Malaria is caused by parasites from biting mosquitoes
IMAGE SOURCE, GETTY IMAGES
A malaria vaccine has proved to be 77% effective in early trials and could be a major breakthrough against the disease, says the University of Oxford team behind it.
Malaria kills more than 400,000 people a year, mostly children in sub-Saharan Africa.
But despite many vaccines being trialled over the years, this is the first to meet the required target.
The researchers say this vaccine could have a major public health impact.
When trialled in 450 children in Burkina Faso, the vaccine was found to be safe, and showed “high-level efficacy” over 12 months of follow-up.
Larger trials in nearly 5,000 children between the ages of five months and three years will now be carried out across four African countries to confirm the findings.
Malaria is a life-threatening disease caused by parasites that are transmitted to people through mosquito bites. Although preventable and curable, the World Health Organization estimates there were 229 million cases worldwide in 2019 and 409,000 deaths.
The illness starts with symptoms such as fever, headaches and chills and, without treatment, can progress quickly to severe illness and often death.
‘Major health impact’
Study author Adrian Hill, director of the Jenner Institute and professor of vaccinology at the University of Oxford, said he believed the vaccine was the first to reach the World Health Organization’s goal of at least 75% efficacy.
The most effective malaria vaccine to date had only shown 55% efficacy in trials on African children.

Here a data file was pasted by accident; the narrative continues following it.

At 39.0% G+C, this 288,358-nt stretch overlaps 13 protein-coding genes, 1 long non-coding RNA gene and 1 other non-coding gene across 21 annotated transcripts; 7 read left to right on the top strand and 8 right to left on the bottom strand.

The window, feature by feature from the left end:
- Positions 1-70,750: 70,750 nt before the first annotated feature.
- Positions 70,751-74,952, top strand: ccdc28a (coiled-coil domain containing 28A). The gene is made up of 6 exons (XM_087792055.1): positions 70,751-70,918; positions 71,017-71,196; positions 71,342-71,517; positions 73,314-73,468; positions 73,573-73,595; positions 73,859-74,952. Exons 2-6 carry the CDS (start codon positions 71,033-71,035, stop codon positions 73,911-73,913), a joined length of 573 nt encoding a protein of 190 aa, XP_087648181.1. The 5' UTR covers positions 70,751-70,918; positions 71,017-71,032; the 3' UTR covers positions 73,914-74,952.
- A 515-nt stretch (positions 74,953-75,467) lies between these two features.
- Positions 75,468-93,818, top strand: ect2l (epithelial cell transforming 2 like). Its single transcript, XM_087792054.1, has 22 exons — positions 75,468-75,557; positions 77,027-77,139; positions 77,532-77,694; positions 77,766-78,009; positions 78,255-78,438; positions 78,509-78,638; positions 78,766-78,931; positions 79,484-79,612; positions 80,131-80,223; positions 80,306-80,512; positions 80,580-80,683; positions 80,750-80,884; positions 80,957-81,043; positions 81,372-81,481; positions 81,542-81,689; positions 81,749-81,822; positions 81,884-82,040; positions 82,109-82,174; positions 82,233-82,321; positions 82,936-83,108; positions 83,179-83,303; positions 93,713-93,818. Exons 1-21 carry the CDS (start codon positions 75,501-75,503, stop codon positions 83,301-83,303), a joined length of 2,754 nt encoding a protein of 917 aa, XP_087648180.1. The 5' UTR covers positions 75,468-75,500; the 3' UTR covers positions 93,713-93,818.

Vaccines against malaria have been approved and rolled out in Africa before
IMAGE SOURCE, GETTY IMAGES
Vaccines against malaria have been rolled out before, such as this one in Ghana
The trials of this malaria vaccine started in 2019, long before coronavirus appeared – and the Oxford team developed its Covid vaccine (with AstraZeneca) on the strength of its research into malaria, Prof Hill said.
A malaria vaccine has taken much longer to come to fruition because there are thousands of genes in malaria compared to around a dozen in coronavirus, and a very high immune response is needed to fight off the disease.
“That’s a real technical challenge,” Prof Hill said. “The vast majority of vaccines haven’t worked because it’s very difficult.”
However, he said the trial results meant the vaccine was “very deployable” and “has the potential to have a major public health impact”.
‘Tool for saving lives’
In a pre-print study with The Lancet, the research team – from Oxford, Nanoro in Burkina Faso and the US – reported the trial results of R21/Matrix-M, after testing a low and high dose of the vaccine in children, between May and August, before peak malaria season.
The vaccine showed 77% efficacy in the higher-dose group and 71% in the lower-dose group.
New malaria vaccine data pic
Halidou Tinto, professor in parasitology and the principal trial investigator at the Clinical Research Unit of Nanoro, Burkina Faso, said the results were “very exciting” and showed “unprecedented efficacy levels”.
“We look forward to the upcoming ‘phase III’ trial to demonstrate large-scale safety and efficacy data for a vaccine that is greatly needed in this region.”
In Africa, there have been more deaths from malaria than from coronavirus in the past year.
The Serum Institute of India, which has manufactured the vaccine, says it is confident of delivering more than 200 million doses of the vaccine as soon as it is approved by regulators.
Biotechnology company Novavax provided the adjuvant for the vaccine, an ingredient which is used to create a stronger immune response.
Malaria is one of the leading causes of childhood mortality in Africa and Prof Charlemagne Ouédraogo, minister of health in Burkina Faso, said the new data showed that a new malaria vaccine could be licensed “in the coming years”.
“That would be an extremely important new tool for controlling malaria and saving many lives,” he said.